This article is a case study of Burmese Karen refugees residing in refugee camps in Thailand. It examines how the relations between a host government and international relief agencies are shaped by the issues of security and economy and how these issues consequently affect the livelihoods of refugees. The study divides the history of Karen refugees into three periods: 1984 to 1995, 1995 to 2005, and 2005 to 2011. The influences on the government's attitude toward refugees and toward the international relief agencies are identified for each period and the modes of the refugees' livelihood are examined. The study contends that the host government's concerns about security and economy are key factors shaping the government's refugee policies, relations between the government and international relief agencies, and the mode of refugees' pursuit of a livelihood. When security issues are dominant, the attitude of the government toward international relief agencies is negative and consequently the refugees' options are restricted. In contrast, when economic issues are dominant, the government takes a positive stance toward international relief agencies, which play a bigger role, and the welfare of refugees improves.
Bibliographical noteFunding Information:
The managing team of the project at the site was composed of one site manager, one logistics officer, five trainers, one administrative staff member, 15 watchers and three caretakers. When the project began, the NGO carefully recruited suitable participants who could potentially develop their capacities by taking part in the project. Through the screening process, 80 refugees from Mae La camp, on a daily wage of 50 baht, were recruited as participants in the first year. The agricultural products and livestock that they produced were sold inside the refugee camp and the revenue was saved in a bank account. The project expanded over time. From 2009, the same project was conducted in Umpiem camp and Mae La Oon camp. The participant numbers and field size also increased. In the case of Mae La camp, in 2010, 160 refugees were employed and the field size increased from 96 rai in 2007 to 196 rai in 2010. In total, the project employed 600 refugees on 270 rai of farms from 2007 to 2010 in the three refugee camps. As of early 2010, the total AIGPP revenue had reached around one million baht.4 It was an impressive and unprecedented outcome in the history of camp refugees. The practical operation of this project was supported by concerned local Thai partners. For instance, Tak Agricultural College extended cooperation to this project. The trainers of the College conducted a training session for three weeks where the refugees learned how to raise fish and frogs and grow vegetables and mushrooms. For the livelihood project, ZOA also established a partnership with the Office of Vocational Education Commission of Thailand’s Ministry of Education.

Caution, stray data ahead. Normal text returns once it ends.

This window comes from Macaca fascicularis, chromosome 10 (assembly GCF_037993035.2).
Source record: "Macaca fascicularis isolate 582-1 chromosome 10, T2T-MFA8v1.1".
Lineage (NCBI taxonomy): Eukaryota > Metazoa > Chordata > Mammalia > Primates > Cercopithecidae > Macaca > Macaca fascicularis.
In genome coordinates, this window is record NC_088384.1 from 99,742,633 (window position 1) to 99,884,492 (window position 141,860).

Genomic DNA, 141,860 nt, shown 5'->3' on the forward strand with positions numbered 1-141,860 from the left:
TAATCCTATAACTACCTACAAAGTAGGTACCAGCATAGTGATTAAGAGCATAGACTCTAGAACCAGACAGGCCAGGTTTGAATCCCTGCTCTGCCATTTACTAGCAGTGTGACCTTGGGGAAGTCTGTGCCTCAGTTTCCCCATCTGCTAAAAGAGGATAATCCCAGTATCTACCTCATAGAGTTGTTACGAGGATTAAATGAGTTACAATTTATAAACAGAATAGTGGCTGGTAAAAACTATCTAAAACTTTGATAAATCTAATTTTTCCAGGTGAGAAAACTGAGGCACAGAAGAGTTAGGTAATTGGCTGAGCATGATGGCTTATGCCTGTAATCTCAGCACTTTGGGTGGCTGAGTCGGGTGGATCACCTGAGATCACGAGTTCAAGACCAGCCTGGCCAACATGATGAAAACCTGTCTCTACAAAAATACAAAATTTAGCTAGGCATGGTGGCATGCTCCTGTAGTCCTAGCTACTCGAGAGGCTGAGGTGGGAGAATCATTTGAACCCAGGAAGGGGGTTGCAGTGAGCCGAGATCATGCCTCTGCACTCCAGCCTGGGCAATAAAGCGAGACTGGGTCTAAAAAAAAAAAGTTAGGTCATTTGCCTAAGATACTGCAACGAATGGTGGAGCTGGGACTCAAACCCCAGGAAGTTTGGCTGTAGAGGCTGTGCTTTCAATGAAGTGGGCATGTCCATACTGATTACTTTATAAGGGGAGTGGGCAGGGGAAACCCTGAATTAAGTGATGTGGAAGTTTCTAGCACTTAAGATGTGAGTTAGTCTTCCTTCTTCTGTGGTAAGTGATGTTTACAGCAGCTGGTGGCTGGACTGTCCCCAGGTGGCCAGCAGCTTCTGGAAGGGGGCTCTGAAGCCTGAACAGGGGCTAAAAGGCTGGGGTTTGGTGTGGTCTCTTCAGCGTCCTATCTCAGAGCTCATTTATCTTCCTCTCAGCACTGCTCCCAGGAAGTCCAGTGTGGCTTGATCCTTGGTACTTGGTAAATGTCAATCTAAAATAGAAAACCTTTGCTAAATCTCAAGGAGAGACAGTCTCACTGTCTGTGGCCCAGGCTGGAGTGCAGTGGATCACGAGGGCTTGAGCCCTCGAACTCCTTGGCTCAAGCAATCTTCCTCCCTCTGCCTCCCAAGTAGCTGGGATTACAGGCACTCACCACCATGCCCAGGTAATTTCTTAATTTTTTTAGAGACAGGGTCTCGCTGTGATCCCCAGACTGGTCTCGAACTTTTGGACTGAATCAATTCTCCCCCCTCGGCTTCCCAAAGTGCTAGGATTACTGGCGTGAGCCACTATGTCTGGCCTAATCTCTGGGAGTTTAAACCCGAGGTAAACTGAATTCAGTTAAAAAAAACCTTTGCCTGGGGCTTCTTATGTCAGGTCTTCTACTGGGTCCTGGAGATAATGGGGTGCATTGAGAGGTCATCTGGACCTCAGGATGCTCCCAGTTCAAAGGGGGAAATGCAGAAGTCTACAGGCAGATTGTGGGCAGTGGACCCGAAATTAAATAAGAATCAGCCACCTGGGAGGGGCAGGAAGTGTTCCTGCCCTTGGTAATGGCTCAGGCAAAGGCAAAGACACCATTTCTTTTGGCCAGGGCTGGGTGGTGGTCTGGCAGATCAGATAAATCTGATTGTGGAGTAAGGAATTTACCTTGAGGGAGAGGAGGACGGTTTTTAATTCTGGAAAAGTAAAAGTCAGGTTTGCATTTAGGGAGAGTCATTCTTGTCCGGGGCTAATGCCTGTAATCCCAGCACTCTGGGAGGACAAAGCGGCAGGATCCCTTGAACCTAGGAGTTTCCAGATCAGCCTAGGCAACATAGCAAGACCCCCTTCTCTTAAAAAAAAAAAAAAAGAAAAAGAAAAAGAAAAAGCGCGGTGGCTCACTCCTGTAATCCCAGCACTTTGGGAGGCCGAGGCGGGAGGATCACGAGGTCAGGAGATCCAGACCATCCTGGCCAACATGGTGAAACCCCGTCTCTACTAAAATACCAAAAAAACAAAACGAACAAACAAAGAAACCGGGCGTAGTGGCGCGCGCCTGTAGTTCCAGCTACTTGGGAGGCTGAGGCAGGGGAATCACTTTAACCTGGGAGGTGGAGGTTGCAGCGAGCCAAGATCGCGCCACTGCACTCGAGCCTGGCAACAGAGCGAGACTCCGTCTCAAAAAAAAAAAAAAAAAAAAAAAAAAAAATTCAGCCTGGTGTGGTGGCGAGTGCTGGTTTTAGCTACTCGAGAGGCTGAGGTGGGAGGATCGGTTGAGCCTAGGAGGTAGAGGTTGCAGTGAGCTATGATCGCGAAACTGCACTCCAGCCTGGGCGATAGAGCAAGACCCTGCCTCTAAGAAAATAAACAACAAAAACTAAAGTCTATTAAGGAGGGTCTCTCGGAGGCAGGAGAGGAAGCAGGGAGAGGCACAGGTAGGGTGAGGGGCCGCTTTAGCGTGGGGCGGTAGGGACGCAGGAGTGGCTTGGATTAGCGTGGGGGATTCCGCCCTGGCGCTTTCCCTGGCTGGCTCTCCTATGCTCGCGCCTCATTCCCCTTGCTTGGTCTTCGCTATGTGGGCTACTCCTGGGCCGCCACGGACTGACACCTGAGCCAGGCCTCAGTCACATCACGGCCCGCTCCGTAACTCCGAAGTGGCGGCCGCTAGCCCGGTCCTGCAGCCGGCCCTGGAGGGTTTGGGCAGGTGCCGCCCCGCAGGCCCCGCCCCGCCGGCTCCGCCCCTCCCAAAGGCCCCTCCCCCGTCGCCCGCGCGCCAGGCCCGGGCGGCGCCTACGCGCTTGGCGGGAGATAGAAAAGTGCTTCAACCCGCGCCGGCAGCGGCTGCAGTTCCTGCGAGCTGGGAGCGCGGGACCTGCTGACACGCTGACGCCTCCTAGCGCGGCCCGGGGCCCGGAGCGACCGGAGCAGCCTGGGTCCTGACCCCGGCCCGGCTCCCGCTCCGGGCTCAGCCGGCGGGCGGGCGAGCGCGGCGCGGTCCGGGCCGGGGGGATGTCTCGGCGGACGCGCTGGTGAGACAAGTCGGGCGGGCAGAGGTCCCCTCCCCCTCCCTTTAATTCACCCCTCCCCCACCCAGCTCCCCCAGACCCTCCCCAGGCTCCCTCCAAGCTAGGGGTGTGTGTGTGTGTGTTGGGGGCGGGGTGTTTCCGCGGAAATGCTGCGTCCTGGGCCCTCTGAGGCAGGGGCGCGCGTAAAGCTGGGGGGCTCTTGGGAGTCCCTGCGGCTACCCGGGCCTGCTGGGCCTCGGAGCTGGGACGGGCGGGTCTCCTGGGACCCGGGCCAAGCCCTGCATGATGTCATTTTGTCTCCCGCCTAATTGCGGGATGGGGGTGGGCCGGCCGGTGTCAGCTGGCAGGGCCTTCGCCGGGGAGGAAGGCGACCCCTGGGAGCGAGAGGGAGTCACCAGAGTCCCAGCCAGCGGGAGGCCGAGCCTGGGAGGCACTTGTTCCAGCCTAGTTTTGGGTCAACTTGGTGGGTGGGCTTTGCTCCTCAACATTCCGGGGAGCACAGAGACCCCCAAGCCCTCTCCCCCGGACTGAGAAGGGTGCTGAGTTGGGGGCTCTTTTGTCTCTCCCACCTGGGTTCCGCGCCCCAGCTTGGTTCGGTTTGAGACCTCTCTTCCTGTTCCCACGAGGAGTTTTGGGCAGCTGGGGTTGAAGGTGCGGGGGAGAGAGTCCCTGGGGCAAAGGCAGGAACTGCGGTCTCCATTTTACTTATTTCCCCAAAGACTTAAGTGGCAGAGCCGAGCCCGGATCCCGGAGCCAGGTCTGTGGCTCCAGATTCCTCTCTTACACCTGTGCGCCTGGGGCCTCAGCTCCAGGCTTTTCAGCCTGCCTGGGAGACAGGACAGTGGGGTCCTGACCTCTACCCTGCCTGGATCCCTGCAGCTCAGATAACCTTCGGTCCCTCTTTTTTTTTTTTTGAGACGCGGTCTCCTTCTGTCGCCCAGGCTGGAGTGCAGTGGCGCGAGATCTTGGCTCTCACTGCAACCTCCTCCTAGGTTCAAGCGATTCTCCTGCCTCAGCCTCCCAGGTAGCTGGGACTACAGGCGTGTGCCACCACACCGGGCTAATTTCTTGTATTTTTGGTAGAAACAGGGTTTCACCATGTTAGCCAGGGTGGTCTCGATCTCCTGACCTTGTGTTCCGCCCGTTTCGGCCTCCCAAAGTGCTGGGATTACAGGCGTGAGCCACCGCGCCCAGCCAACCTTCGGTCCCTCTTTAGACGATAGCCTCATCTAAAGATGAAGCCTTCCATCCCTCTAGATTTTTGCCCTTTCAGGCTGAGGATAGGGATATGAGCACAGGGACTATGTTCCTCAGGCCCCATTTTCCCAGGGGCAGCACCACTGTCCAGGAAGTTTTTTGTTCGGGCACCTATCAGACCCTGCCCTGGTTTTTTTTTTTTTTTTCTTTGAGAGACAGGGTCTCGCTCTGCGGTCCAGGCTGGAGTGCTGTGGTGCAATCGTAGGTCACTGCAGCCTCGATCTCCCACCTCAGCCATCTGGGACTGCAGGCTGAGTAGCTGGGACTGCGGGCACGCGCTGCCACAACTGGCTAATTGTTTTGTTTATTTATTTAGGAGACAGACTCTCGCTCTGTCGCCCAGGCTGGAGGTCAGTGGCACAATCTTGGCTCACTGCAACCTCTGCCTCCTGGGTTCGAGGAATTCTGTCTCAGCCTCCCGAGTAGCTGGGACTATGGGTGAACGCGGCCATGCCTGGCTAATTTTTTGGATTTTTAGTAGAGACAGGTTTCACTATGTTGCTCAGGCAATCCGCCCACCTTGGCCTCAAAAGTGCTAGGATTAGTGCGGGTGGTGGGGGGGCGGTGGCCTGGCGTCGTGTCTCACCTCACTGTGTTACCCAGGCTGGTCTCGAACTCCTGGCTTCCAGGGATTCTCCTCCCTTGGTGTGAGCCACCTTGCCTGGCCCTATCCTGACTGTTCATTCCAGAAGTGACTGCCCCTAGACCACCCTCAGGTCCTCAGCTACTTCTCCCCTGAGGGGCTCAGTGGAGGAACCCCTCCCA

I would like to thank two anonymous reviewers for providing valuable comments. This work was supported by the National Research Foundation of Korea Grant funded by the Korean government (NRF-2008-362-B00018).
All Science Journal Classification (ASJC) codes
- Cultural Studies
- Sociology and Political Science